The tsunami represents a long-period sea wave that forms due to energy passing into the sea because of earthquakes, volcanic explosions and strata collapses connected to these in the ocean or sea bed, tectonic events such as underwater plate slides, or meteor effects. When the ocean floor changes place at high speed, the whole mass of water above it is affected. What happens in the sea floor is reflected on the surface of the water, and the whole mass of water, down to a depth of 5,000-6,000 metres, joins in the wave motion. Consecutive swelling and falling may cover an area of up to 10,000 square kilometres.
Tsunamis Have No Effect in Open Seas
In the open ocean, tsunamis are not the enormous walls of water that most people would imagine; they are generally less than 1 metre high, with a wave length of around 1,000 kilometres. As can be seen from this, the wave surface is very slightly inclined (1 cm in 1 km). In deep and open ocean regions, these waves go unperceived, despite moving at the high speed of 500 to 800 km/hour, since they are masked by normal surface waves. In order to better comprehend the speed of the wave, we may say that it could compete with that of a Boeing 747 jet. A tsunami that takes place in the open sea will not even be felt by any vessels.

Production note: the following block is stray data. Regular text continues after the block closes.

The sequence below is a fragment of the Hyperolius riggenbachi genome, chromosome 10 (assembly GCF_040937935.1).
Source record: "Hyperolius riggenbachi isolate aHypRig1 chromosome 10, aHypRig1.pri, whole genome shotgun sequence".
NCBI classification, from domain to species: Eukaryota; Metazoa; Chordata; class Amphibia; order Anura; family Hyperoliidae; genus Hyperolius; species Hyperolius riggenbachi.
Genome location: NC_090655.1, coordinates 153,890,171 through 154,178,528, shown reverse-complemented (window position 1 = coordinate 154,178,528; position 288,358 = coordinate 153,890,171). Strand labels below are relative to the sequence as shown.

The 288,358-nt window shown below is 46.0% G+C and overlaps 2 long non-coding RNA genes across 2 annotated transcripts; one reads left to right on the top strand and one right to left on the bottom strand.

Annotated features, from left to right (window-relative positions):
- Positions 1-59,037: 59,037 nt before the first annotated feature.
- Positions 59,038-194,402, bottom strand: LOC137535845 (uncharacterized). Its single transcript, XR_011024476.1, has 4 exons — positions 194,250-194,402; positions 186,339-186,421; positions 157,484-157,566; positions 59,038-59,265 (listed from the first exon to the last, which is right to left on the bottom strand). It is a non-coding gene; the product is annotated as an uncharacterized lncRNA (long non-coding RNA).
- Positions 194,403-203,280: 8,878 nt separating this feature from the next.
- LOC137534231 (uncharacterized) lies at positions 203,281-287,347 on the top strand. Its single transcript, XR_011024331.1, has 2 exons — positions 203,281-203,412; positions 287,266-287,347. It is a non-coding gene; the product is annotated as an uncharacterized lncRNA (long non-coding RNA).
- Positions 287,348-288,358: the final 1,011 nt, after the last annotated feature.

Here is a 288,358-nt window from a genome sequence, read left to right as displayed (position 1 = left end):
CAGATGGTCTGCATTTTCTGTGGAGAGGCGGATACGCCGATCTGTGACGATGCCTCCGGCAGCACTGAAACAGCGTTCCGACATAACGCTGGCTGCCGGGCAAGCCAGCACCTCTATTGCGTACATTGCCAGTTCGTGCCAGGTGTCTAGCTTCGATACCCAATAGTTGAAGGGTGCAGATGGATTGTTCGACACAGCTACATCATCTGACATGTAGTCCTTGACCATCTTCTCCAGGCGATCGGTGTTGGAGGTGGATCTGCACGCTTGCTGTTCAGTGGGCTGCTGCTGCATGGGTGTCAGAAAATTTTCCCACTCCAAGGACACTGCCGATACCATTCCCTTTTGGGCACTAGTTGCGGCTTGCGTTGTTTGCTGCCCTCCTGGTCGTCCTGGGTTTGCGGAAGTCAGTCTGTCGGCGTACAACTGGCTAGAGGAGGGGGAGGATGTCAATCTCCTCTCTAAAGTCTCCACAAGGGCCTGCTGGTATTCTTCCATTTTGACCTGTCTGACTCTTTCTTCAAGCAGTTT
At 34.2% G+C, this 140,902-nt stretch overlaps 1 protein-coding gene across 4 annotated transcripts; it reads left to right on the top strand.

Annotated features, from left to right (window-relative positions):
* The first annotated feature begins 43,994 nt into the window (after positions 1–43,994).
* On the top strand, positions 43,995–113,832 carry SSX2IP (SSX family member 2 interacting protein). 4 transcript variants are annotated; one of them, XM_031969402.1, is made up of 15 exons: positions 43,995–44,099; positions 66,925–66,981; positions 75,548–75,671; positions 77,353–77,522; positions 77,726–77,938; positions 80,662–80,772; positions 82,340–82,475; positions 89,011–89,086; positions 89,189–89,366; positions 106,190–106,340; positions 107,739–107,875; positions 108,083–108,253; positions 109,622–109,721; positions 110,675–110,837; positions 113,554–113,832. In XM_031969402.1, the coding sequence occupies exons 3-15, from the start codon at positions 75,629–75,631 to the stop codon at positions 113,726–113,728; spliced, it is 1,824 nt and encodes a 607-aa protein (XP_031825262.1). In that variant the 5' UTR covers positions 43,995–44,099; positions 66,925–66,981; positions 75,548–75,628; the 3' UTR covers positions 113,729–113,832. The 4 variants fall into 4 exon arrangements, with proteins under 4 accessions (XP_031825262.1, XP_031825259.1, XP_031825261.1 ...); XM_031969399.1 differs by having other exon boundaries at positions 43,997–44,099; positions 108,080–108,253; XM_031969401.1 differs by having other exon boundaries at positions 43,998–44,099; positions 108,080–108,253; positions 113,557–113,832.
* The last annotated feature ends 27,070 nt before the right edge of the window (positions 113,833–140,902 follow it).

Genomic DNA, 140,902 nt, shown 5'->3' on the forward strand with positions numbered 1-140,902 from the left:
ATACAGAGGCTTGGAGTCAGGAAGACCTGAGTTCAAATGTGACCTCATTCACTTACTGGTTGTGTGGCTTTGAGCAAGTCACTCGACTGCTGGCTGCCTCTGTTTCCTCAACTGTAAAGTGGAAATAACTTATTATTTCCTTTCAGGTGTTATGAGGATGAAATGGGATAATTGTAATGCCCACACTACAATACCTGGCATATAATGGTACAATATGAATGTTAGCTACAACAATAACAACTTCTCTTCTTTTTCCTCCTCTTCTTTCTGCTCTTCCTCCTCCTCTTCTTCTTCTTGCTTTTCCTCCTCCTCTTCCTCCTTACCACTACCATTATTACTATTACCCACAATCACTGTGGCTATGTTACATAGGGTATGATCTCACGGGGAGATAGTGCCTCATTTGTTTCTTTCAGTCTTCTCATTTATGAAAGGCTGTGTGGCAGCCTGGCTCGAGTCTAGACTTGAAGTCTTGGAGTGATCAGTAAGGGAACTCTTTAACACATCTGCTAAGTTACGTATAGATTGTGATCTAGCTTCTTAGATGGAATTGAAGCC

Tsunamis Depositing 100,000 Tons of Water on Land
Research has shown that rather than consisting of a single wave, tsunamis actually consist of a series of waves with a single centre, like a stone thrown into a swimming pool. The distance between two consecutive waves may be 500-650 kilometres. This means the tsunami can cross the ocean in a matter of hours. The tsunami only reveals its enormous energy when it approaches the shore. Energy distributed in a thick column of water becomes concentrated as that column increasingly contracts and a rapid increase in the height of the surface wave can be observed. Waves less than 60 cm high in open ocean waters lose speed as they approach shallow waters, the distance between the waves decreases, and waves piling on top of others create the tsunami by forming a wall of water. These giant waves, that are generally 15 metres high and rarely exceed 30 metres, use enormous force against the shore they strike with great speed, inflict serious damage, and cause considerable loss of life.